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Women, Let's Stop Self-Censoring And Say What We Really Mean

03/24/2016 03:54 EDT | Updated 03/25/2017 05:12 EDT
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I recently came across a 2007 study out of the University of Arizona that found that on average, women speak about 16,000 words a day. It seems like a huge number, but what I immediately wondered when I read the article was whether anyone had ever done a study on how many words we don't say. 

 

I don't just mean the, "screw you, asshole" that runs through our head when someone cuts us off, or the, "Really?  I have to hear again how yoga would change my life?"

 

I'm talking about the 24-hour news ticker that's scrolling across your brain -- the mental monologues, declarations, rants and pleas that never quite make it to your mouth. Fine, I'll own it -- my mouth. I know that this isn't only a women's issue, but numerous studies show that women are less likely to speak up at work, in an abusive situation, in the company of men, in politics, in positions of power, at school -- so I think we can safely assume that it is more of a women's issue.  

I'm talking about the 24-hour news ticker that's scrolling across your brain -- the mental monologues, declarations, rants and pleas that never quite make it to your mouth.

A few years back when I watched Brené Brown's Ted Talk, The Power of Vulnerability, I was floored by it and not just because Brené Brown was funny as hell and so super smart. It was the idea, the possibility, that we could all connect and so safely take our space.

But although it sounded beautiful, productive and meaningful, it also sounded terrifying. A bit like joining a communal quilting group where there's a very good chance some of the members would stab you with a needle.

 

Because really, how comforting is this definition? 

 

Vul-ner-a-ble

Adjective

Exposed to the possibility of being attacked or harmed, either physically or emotionally.

 

Seriously, that definition could be used as a PSA against being vulnerable in the same way that Don't Drink and Drive campaigns work.

 

It's got to the point, I think, where the words I haven't said probably outnumber the words I have. In their truth, at least.

And anyway, I like to think that I pass for a, tell-it-like-it-is person. I'm a loud-mouthed, argumentative extrovert -- as anyone who knows me will tell you. I know just what to say and how far to push it. But I'm fed up with my "fake it till you make it" bravado. Because it's got to the point, I think, where the words I haven't said probably outnumber the words I have. In their truth, at least.

 

The irony in writing this, of course, is that I am terrified of what people -- those who know me or not -- will think of that statement. And as much as I'd love to be one of those women who say, "the beauty of getting older is that I don't care what anybody thinks," I'm not. I care desperately what people think. And I'm pretty sure that I'm not alone. Because I know for a fact I'm not the only person who doesn't speak her mind when it matters most to her, who's been afraid to come across as too sensitive, selfish, needy, weak, aggressive, angry, unreasonable, prudish. I'm not the only one self-censoring her truths. And I find that devastatingly sad.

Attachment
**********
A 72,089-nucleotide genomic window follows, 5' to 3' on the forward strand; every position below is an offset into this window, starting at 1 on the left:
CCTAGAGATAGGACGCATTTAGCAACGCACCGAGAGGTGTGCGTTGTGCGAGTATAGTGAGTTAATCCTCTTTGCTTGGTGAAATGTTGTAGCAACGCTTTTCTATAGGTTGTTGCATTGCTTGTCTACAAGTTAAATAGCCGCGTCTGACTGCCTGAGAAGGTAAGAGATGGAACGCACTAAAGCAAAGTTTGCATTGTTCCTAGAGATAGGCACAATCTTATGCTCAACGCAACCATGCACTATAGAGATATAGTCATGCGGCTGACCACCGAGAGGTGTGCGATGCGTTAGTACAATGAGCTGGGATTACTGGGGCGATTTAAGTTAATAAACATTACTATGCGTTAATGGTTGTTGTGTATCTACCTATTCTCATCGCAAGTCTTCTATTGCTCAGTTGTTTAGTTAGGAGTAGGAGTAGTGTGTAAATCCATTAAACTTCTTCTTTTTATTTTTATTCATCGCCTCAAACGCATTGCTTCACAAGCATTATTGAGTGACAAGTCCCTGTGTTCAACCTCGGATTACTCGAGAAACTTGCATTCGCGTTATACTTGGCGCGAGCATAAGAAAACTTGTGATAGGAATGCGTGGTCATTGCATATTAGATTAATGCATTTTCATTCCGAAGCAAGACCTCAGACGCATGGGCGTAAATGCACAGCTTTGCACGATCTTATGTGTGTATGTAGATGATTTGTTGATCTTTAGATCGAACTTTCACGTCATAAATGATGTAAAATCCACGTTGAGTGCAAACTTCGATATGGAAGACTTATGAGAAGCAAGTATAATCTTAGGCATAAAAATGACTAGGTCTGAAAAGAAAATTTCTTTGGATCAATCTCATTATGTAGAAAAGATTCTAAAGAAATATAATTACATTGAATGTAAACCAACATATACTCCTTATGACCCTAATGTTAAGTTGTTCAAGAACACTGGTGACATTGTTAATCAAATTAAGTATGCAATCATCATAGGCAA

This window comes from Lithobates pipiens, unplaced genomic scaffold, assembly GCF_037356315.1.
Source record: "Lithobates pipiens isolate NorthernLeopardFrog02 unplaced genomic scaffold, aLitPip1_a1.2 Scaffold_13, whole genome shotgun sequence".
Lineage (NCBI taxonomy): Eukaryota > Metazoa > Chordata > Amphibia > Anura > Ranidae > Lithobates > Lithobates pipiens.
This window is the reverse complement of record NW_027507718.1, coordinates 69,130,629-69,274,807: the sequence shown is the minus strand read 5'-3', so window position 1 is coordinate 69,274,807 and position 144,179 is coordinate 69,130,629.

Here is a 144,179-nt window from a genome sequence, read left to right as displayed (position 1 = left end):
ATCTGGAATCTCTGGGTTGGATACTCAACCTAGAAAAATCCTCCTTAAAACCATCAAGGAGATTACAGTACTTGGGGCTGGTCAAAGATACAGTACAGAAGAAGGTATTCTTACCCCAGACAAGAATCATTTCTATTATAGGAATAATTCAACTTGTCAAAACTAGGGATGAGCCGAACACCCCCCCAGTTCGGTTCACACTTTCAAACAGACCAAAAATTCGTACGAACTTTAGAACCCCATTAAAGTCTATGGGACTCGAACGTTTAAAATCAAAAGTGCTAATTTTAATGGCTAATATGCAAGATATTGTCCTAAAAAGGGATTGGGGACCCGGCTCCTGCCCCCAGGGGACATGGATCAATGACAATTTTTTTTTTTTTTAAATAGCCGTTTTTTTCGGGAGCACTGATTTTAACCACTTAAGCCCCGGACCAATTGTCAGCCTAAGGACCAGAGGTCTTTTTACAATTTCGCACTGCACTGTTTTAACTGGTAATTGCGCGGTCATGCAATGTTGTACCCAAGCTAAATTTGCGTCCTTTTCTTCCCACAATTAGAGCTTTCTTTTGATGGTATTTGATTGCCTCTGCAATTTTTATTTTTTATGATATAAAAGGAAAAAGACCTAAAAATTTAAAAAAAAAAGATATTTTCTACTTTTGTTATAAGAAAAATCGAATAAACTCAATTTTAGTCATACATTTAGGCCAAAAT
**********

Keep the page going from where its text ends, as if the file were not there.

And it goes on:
We all hold back or suck it up to a degree -- of course we do. But the other sad irony is that I've probably come across as all of those things at some point or another anyway, because what finally ended up coming out of my mouth was so misspoken, misplaced and misdirected.

 

Now, I'm a sucker for a rom-com. It's not just the happy endings that get to me -- it's that at some point in the movie, they get to say -- or better, sometimes YELL -- what they've been wanting to say for so long.  The difference between real life and rom-coms is that usually, by the time those of us who aren't Meg, Jen or Julia yell it, it's coming from such a hurt, angry place that it never ends well.

I know for me that the words I don't say affect my life as much as those I do.

Over a glass of wine with a recently-divorced friend the other night, she told me that she wished she'd been able to say what she really meant during her marriage from a place of love instead of finally leaving him. I've spoken to other women who regret not speaking up instead of quitting a job; never telling a friend that they didn't feel supported instead of deleting their contact; confronting a parent before they died; standing up for themselves in an argument rather than taking that anger out on someone else; standing up for someone else instead of staying silent. I know for me that the words I don't say affect my life as much as those I do.

 

A rom-com scene that always gets to me, no matter how many times I've watched it is when Love Actually's, lovesick Mark finally makes the decision to get over his best friend's new wife. He steps out into the street after serenading her with confessional whiteboards and says to himself, "Enough.  Enough now." I hate the whiteboards but I love the resolution. Self determination instead of self censorship.

 

I've been working on reaching my own, Enough.  Enough now, moment for a while.  And I think I'm finally there. Coincidentally, it happened on International Women's Day 2016. I checked in to see what the women I admire -- mostly writers of some style or another -- were saying on Facebook and Twitter and blogs and camera and I suddenly realized that instead of wishing I could be more like them, I could just become my own version of them. I could be my own truth.

So if anyone's interested in joining a metaphorical quilting group where you can be up front about not wanting to be stabbed in the eye with a needle, let me know. And I really mean that.